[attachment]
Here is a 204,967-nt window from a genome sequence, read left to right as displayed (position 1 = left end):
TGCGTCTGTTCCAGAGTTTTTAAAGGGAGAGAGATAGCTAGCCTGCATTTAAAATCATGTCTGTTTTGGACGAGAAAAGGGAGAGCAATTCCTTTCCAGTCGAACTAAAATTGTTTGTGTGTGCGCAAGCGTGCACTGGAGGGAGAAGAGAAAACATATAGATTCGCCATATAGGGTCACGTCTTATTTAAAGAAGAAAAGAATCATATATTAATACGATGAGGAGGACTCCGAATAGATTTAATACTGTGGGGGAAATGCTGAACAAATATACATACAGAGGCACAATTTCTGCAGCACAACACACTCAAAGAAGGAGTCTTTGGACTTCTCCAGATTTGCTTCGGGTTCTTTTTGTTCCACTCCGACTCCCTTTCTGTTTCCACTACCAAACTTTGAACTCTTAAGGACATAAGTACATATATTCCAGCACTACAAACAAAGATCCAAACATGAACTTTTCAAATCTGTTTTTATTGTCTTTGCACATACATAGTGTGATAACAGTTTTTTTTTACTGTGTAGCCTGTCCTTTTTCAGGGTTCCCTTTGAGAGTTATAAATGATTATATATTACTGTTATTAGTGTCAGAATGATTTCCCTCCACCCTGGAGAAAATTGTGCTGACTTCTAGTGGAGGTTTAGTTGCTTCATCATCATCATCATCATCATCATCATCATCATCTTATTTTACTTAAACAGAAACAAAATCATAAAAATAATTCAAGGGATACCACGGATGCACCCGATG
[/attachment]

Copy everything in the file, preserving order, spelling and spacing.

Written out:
Here is a 204,967-nt window from a genome sequence, read left to right as displayed (position 1 = left end):
TGCGTCTGTTCCAGAGTTTTTAAAGGGAGAGAGATAGCTAGCCTGCATTTAAAATCATGTCTGTTTTGGACGAGAAAAGGGAGAGCAATTCCTTTCCAGTCGAACTAAAATTGTTTGTGTGTGCGCAAGCGTGCACTGGAGGGAGAAGAGAAAACATATAGATTCGCCATATAGGGTCACGTCTTATTTAAAGAAGAAAAGAATCATATATTAATACGATGAGGAGGACTCCGAATAGATTTAATACTGTGGGGGAAATGCTGAACAAATATACATACAGAGGCACAATTTCTGCAGCACAACACACTCAAAGAAGGAGTCTTTGGACTTCTCCAGATTTGCTTCGGGTTCTTTTTGTTCCACTCCGACTCCCTTTCTGTTTCCACTACCAAACTTTGAACTCTTAAGGACATAAGTACATATATTCCAGCACTACAAACAAAGATCCAAACATGAACTTTTCAAATCTGTTTTTATTGTCTTTGCACATACATAGTGTGATAACAGTTTTTTTTTACTGTGTAGCCTGTCCTTTTTCAGGGTTCCCTTTGAGAGTTATAAATGATTATATATTACTGTTATTAGTGTCAGAATGATTTCCCTCCACCCTGGAGAAAATTGTGCTGACTTCTAGTGGAGGTTTAGTTGCTTCATCATCATCATCATCATCATCATCATCATCATCTTATTTTACTTAAACAGAAACAAAATCATAAAAATAATTCAAGGGATACCACGGATGCACCCGATG